There is no one solution. In acknowledging that, we bring down upon ourselves a deep despair, a feeling of something so large as to be intractable, and a fear that we will never gain its measure. Yet that is the true state of things, and as we look upon destruction (that we did not stop) born of ignorance (our own), the allure of simple answers can and must be resisted.
There are things you can say in polite company, and things you can say in private; we all know this, and yet we profess shock upon hearing publically those things we deem for limited specific company only. But it isn’t the sentiment we reject, it’s the form: we have an entire structure of polite register that allows us to express private sentiments publically, but less directly. That is, after all, the structure of formal English—to say with euphemism and evasion those things we could say bluntly with a more limited audience.
So there are really two kinds of shock to pick from when someone breaks these rules. One kind is shock at whatever private thing has been laid bare, no matter how it was said. The other kind is shock at the breaking of convention, and cares very little about the sentiment involved. For politicians, masters of gaming the rules, it is the breaking of those rules that requires response. For the rest of us, as decent human beings, it is the sentiment that requires response.
Thus we have now two kinds of shock that occur in concert, and thus also we have the strange discord inspired by dissonance: these two notes seem to ring together, and yet they ring false. Continue reading →
People lie. People lie pretty much all the time—but most of those lies aren’t the sort of lies that matter. They are untruths that we expect and reinforce socially. They are lies that are, in a sense, required.
“How are you today?”
“Fine, how are you?”
I have trouble with things like that because I always want to answer truthfully. It took me a while to accept that it’s not a real question so much as a script, and that the answer is part of the script, and that because the answer doesn’t convey real information, it isn’t really untrue. It’s not really a lie. I may not be fine, but if I say that I am, that’s fine.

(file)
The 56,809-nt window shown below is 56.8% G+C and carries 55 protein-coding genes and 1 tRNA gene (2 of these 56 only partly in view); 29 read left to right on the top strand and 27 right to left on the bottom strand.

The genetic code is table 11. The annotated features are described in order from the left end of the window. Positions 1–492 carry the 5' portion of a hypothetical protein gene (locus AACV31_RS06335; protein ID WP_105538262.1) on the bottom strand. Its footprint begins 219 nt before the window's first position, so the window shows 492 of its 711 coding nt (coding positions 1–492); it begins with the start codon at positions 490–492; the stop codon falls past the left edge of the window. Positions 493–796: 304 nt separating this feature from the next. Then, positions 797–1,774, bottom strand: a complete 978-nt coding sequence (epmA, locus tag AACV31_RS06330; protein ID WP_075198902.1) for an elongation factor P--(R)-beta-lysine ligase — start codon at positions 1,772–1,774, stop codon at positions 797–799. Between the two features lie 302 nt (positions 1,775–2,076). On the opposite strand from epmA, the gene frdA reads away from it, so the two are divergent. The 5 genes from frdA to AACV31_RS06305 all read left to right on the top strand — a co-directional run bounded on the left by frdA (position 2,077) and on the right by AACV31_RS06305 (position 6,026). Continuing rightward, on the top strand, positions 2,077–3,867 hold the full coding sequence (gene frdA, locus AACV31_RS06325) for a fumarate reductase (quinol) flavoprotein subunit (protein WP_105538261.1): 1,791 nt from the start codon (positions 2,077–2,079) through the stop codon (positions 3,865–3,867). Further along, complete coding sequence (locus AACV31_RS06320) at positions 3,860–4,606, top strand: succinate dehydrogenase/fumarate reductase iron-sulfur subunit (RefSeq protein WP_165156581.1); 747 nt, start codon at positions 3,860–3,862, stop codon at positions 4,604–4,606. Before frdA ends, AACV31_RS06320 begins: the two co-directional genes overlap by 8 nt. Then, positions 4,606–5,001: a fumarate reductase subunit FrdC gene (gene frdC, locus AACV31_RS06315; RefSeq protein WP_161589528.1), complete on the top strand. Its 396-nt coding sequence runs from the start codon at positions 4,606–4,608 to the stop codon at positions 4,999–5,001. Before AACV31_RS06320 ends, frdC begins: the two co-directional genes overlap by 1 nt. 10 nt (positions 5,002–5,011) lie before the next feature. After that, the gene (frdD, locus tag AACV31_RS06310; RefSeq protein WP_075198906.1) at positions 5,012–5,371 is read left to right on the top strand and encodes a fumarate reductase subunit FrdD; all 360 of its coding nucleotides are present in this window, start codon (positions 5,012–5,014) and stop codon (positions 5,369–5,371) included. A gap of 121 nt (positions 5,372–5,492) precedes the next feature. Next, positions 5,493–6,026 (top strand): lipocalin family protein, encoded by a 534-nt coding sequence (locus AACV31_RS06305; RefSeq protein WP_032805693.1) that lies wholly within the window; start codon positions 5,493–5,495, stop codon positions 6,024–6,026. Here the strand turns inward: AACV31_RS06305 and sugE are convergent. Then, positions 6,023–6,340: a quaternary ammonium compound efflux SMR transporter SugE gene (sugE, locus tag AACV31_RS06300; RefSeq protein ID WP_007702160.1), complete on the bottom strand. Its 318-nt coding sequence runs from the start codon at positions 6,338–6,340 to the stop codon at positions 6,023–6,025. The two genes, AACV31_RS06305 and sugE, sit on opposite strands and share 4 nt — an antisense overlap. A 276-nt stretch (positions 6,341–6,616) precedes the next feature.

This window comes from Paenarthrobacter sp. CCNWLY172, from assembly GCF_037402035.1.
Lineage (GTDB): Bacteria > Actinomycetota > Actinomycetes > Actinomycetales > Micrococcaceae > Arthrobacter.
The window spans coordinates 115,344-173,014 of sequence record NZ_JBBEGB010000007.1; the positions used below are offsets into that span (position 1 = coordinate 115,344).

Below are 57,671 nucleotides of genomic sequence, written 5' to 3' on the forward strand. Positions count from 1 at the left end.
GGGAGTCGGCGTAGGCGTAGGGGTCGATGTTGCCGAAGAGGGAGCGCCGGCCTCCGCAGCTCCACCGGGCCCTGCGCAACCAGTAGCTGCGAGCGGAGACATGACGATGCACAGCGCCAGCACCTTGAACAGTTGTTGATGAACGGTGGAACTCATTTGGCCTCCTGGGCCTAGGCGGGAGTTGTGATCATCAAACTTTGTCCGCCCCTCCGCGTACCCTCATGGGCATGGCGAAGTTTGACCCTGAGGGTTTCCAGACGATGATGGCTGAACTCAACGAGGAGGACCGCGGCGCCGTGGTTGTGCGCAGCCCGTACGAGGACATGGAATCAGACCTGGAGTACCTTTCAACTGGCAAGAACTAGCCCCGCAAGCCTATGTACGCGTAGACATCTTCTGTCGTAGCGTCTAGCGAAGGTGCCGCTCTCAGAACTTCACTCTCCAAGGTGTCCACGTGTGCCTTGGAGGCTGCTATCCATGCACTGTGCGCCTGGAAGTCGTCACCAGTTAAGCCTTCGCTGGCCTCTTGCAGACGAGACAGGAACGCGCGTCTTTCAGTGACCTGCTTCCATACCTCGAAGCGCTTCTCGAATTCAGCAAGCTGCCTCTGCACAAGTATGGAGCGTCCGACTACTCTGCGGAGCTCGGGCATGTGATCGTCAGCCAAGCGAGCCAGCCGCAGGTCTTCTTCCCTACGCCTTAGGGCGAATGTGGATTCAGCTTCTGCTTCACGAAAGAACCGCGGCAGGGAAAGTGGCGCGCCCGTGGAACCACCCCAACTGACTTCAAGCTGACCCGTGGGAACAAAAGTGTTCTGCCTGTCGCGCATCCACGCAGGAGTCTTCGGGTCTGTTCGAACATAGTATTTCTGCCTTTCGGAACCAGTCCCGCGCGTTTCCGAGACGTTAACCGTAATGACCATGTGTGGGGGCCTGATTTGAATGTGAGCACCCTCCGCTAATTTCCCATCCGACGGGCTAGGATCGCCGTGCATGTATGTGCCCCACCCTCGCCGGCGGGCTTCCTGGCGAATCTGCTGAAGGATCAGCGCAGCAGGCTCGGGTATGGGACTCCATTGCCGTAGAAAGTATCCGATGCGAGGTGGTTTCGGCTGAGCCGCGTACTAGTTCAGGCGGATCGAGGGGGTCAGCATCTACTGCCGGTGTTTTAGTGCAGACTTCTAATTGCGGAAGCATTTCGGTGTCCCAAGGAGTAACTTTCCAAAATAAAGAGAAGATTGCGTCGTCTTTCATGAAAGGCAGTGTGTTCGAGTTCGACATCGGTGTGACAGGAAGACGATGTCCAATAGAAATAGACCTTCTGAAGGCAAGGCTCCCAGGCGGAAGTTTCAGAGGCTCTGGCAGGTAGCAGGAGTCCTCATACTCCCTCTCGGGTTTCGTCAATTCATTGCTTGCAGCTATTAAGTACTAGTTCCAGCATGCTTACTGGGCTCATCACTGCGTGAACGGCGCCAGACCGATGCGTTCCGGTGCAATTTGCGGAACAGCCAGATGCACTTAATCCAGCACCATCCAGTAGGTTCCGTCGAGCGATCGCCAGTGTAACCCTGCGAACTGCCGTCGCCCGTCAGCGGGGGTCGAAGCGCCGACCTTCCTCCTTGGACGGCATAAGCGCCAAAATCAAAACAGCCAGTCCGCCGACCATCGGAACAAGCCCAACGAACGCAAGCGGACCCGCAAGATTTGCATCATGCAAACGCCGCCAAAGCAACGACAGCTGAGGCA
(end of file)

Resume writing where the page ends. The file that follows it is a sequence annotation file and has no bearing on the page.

That’s a lie that isn’t really a lie, repeated for the benefit of a social script. We like social scripts, and they make us feel better. They make us feel like we understand the world. But there are lies we tell ourselves, too. There are social scripts we repeat to ourselves, and others, that are deeply, fundamentally, untrue. And while most of us know that “fine” doesn’t really cover it when the lie is about ourselves, it’s easy to forget that the scripts don’t really cover it about anyone else, either.
Especially if they have a different experience. And especially if the script is a script for those of us with social privileges. Like, say, if you’re white.
As usual, the debate about academic freedom spills over into public discussion. And, as usual, it loses nuance. On one side, arguments in favor of trigger warnings and safe spaces, in the service of giving voice and power the traditionally voiceless and powerless. On the other side, arguments against coddling and censoring, with the goal of protecting free academic speech.
I’ve struggledbefore with understanding the deeper currents in this debate. I don’t claim to have finished. I hope, like so many students and academics of late, I will continue to wrestle with this and continue to grow. And I hope equally that wrestling will be productive. There is a temptation, by some, to treat every exploration as representative, to pretend that some students forcing the cancellation of a speaker or asking for the punishment of their fellows represents a demand for coddling. I don’t agree—I think it shows people wrestling with where to redraw the lines of discourse.
Because those lines are being redrawn, and I think that’s what the whole argument is about. I am beginning to think, at the base of it, this is an argument about silence.